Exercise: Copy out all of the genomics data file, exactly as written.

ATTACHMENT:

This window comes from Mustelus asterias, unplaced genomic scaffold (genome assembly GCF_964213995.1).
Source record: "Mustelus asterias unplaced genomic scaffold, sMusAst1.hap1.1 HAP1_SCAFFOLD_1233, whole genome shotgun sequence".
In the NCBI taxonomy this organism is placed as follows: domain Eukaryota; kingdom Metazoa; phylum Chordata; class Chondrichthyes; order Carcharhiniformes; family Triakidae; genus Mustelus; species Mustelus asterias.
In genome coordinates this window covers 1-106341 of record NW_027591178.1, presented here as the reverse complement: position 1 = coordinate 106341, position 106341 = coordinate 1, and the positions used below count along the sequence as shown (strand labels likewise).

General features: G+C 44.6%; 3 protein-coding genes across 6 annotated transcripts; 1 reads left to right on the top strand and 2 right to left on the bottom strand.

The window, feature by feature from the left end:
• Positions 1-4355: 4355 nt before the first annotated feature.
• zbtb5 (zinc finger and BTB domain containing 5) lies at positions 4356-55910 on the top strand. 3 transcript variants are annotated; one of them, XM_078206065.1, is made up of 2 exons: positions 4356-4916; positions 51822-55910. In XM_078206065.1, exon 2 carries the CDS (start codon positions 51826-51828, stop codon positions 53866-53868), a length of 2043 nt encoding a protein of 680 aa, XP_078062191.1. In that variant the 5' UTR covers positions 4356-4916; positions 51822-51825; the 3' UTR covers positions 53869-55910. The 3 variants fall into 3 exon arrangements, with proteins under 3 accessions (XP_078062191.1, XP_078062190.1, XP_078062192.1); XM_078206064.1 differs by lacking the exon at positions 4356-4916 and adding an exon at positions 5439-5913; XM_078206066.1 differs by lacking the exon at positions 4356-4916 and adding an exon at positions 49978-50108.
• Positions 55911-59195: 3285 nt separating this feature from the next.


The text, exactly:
This window comes from Mustelus asterias, unplaced genomic scaffold (genome assembly GCF_964213995.1).
Source record: "Mustelus asterias unplaced genomic scaffold, sMusAst1.hap1.1 HAP1_SCAFFOLD_1233, whole genome shotgun sequence".
In the NCBI taxonomy this organism is placed as follows: domain Eukaryota; kingdom Metazoa; phylum Chordata; class Chondrichthyes; order Carcharhiniformes; family Triakidae; genus Mustelus; species Mustelus asterias.
In genome coordinates this window covers 1-106341 of record NW_027591178.1, presented here as the reverse complement: position 1 = coordinate 106341, position 106341 = coordinate 1, and the positions used below count along the sequence as shown (strand labels likewise).

General features: G+C 44.6%; 3 protein-coding genes across 6 annotated transcripts; 1 reads left to right on the top strand and 2 right to left on the bottom strand.

The window, feature by feature from the left end:
• Positions 1-4355: 4355 nt before the first annotated feature.
• zbtb5 (zinc finger and BTB domain containing 5) lies at positions 4356-55910 on the top strand. 3 transcript variants are annotated; one of them, XM_078206065.1, is made up of 2 exons: positions 4356-4916; positions 51822-55910. In XM_078206065.1, exon 2 carries the CDS (start codon positions 51826-51828, stop codon positions 53866-53868), a length of 2043 nt encoding a protein of 680 aa, XP_078062191.1. In that variant the 5' UTR covers positions 4356-4916; positions 51822-51825; the 3' UTR covers positions 53869-55910. The 3 variants fall into 3 exon arrangements, with proteins under 3 accessions (XP_078062191.1, XP_078062190.1, XP_078062192.1); XM_078206064.1 differs by lacking the exon at positions 4356-4916 and adding an exon at positions 5439-5913; XM_078206066.1 differs by lacking the exon at positions 4356-4916 and adding an exon at positions 49978-50108.
• Positions 55911-59195: 3285 nt separating this feature from the next.